June 18, 2024

Cervical cancer: Regular screening, vaccination important preventive strategy – Experts


By Peter Duru, Makurdi

In a move to check the increasing cases of cervical cancer among women, medical experts have suggested regular vaccination and screening of women to prevent the disease and help achieve early detection and treatment.

This was the position by over 160 participants, stakeholders and experts at a zoom meeting held yesterday that also closely looked at the connection between cervical cancer and HIV.

The meeting was jointly organised by AIDS Healthcare Foundation AHF Nigeria and it’s partners; John Hopkins Program for International Education in Gynecology and Obstetrics, (JHPIEGO), National Agency for the Control of AIDS, (NACA), Institute of Human Virology, Nigeria (IHVN)and GirlsAct, with the theme, “Understanding Cervical Cancer and Its Intersection with HIV.”

The panelists at the meeting urged women, especially young women to always make themselves available for early screening and vaccination as well as shun lifestyles that could expose them to Human papillomavirus, HPV, disease.

In his presentation the Pre Exposure Prophylaxis, PREP, and Cervical Cancer Prevention Program, CECAP, Advisor at JHPIEGO, Dr. George Ikaraoha, identified “HPV Infection, early sexual activity, multiple sexual partners, smoking and immune system deficiency as factors contributing to cervical cancer development.”

The medical expert also identified long-term use of oral contraceptives, having many children, and socio-economic factors like lack of access to healthcare facilities, poverty and inability of women and girls to afford health care services, lack of education and access to right information and cultural beliefs like stigma as other notable factors.

He called for regular screening “for early detection and treatment of precancerous conditions before they develop into cervical cancer emphassing that “by understanding the risk factors and adhering to screening schedules, women can significantly reduce the risk of developing cervical cancer and improve their chances of successful treatment if cancer occur.”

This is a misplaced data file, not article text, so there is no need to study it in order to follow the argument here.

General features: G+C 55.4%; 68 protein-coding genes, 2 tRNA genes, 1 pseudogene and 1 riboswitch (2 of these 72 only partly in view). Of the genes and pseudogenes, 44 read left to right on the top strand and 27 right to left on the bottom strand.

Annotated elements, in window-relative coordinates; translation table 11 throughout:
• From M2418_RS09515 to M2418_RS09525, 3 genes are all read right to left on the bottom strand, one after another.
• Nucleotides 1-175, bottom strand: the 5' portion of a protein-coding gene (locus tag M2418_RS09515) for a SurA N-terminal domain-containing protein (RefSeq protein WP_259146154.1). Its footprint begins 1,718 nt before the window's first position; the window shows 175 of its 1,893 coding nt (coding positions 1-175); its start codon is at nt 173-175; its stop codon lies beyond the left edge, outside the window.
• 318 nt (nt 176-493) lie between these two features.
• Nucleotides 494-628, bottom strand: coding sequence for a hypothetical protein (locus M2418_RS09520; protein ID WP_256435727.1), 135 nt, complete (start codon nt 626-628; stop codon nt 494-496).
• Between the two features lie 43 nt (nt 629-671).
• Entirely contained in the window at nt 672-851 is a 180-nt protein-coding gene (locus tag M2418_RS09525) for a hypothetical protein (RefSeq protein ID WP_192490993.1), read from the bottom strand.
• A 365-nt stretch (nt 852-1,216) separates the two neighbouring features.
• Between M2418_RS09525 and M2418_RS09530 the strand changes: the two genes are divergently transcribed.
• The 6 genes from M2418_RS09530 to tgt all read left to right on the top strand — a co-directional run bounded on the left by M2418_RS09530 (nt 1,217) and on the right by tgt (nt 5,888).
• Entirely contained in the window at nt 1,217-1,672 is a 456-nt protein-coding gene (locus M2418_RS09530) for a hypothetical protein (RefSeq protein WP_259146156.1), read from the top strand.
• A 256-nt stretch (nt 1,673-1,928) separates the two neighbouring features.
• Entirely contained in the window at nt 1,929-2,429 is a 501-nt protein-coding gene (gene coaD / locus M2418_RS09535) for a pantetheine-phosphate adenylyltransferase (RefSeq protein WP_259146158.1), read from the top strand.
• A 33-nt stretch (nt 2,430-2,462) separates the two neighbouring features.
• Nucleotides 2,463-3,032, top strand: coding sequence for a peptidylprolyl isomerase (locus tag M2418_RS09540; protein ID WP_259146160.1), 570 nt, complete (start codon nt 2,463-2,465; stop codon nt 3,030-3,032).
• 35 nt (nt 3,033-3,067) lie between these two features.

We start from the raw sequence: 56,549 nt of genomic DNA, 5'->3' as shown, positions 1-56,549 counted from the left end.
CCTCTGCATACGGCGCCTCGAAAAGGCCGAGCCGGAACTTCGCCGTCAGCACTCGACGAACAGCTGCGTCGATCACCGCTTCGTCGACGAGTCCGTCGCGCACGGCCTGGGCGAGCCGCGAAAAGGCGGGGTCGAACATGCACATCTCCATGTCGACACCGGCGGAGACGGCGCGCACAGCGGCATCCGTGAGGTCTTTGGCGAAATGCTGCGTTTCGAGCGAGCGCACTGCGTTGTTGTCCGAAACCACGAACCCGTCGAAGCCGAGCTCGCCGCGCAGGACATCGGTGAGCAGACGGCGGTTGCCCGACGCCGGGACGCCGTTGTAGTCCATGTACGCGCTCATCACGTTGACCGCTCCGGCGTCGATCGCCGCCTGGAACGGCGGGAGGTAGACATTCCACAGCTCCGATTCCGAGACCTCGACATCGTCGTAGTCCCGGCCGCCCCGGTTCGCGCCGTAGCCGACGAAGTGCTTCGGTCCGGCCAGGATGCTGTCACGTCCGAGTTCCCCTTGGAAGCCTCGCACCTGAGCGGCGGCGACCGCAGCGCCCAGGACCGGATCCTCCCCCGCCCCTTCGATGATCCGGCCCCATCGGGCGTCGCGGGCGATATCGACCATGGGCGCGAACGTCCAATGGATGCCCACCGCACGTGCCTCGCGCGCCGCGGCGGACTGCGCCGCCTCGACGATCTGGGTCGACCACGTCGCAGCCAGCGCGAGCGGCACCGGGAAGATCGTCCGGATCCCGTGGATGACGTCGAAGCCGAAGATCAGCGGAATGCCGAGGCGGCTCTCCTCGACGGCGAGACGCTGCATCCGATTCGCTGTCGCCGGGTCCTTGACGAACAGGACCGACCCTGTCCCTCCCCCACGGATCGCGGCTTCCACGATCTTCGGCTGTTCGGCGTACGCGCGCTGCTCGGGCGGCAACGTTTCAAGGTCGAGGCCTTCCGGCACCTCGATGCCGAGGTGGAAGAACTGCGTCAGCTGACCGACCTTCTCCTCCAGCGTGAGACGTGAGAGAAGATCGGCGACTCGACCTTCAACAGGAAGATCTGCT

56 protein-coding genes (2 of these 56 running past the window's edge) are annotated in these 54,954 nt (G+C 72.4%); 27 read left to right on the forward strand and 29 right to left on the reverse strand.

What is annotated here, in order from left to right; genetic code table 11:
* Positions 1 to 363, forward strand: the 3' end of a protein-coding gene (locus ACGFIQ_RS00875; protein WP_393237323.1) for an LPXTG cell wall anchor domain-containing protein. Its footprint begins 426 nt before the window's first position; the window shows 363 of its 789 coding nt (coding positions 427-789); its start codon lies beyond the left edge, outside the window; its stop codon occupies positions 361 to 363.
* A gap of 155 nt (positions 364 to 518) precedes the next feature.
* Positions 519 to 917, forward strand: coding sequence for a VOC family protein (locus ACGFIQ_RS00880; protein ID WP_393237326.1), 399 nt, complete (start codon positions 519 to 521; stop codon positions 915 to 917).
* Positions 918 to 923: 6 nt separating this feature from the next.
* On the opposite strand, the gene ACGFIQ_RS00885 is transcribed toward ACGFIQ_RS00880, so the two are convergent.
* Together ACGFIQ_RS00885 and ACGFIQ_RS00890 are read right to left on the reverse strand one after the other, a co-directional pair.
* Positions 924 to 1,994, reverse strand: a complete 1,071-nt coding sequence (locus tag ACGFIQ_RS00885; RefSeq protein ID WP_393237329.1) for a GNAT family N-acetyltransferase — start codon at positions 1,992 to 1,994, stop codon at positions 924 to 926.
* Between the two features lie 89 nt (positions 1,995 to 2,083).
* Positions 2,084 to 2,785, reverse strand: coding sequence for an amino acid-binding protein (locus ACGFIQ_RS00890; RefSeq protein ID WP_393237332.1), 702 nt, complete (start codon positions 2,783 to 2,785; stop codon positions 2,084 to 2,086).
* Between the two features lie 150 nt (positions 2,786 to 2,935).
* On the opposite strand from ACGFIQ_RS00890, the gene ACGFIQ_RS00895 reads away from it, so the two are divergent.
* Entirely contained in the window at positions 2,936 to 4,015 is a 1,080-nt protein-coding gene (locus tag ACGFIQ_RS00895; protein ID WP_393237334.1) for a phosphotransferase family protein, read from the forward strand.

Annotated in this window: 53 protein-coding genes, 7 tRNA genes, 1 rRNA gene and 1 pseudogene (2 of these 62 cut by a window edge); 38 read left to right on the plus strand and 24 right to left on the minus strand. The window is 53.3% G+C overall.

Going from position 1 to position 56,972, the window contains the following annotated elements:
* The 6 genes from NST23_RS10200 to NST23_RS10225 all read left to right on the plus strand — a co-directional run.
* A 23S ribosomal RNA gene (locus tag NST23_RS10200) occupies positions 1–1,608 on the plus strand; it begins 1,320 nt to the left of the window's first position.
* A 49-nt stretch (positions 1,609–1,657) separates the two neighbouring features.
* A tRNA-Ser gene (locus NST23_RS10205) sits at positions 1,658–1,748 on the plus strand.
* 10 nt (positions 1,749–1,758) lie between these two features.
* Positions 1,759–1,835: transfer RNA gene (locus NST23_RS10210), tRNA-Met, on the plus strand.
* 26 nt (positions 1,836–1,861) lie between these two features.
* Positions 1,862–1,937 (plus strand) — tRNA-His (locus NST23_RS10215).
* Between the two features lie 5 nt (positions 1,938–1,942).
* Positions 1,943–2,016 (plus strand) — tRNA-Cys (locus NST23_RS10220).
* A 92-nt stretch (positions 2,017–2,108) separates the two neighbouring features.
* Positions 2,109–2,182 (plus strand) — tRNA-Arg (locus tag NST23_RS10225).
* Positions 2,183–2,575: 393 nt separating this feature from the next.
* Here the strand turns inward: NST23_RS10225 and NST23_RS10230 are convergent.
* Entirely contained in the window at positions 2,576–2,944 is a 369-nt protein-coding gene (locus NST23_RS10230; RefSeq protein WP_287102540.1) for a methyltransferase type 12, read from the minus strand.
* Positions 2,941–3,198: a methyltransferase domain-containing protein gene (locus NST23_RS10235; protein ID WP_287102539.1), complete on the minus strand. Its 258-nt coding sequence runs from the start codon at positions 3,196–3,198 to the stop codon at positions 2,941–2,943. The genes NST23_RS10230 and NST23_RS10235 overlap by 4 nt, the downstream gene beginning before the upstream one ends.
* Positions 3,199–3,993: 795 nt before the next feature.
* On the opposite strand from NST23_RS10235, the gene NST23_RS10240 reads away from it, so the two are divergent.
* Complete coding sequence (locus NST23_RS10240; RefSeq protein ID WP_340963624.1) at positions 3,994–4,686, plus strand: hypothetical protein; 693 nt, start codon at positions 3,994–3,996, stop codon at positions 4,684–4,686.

An antiretroviral therapy, ART, Nurse at AHF, Omoseke Bamijoko, who reiterated the importance of early detection noted that “women living with HIV are more prone to cervical cancer and as such should go for screening every three years while others can be screened every five years.”

Bamijoko cautioned against stigmatization of victims to enable them access healthcare advising women and girls to endeavour to visit health professional when they manifest symptoms like “unusual bleeding between periods, after menopause or after sexual intercourse, increase in foul-smelling vaginal discharge, persistent pain in the back, leg or pelvis, weight loss, fatigue and loss of appetite, vaginal discomfort as well as swelling in the legs” among others.

Also, a Senior Nursing Officer at AHF, Mrs. Menakaya Atenchong and and Dr. Lois Maji, a Program Officer at IHVN advised young girls to take advantage of the Federal Government’s programme to get themselves screened and vaccinated.

They noted that public education and awareness Programs, affordable healthcare Services, engagement of community leaders and utilizing culturally sensitive approaches could help address cultural barriers and stigma.

The Advocacy and Marketing Manager of AHF Nigeria, Steve Aborisade emphasised that “Cervical cancer and HIV are significant public health issues that disproportionately affect women, particularly in resource-limited settings.”

He said the meeting was organized to get participants acquainted with information on the relationship between the two conditions; and to discuss preventive measures, and share the latest research and strategies for effective management and support.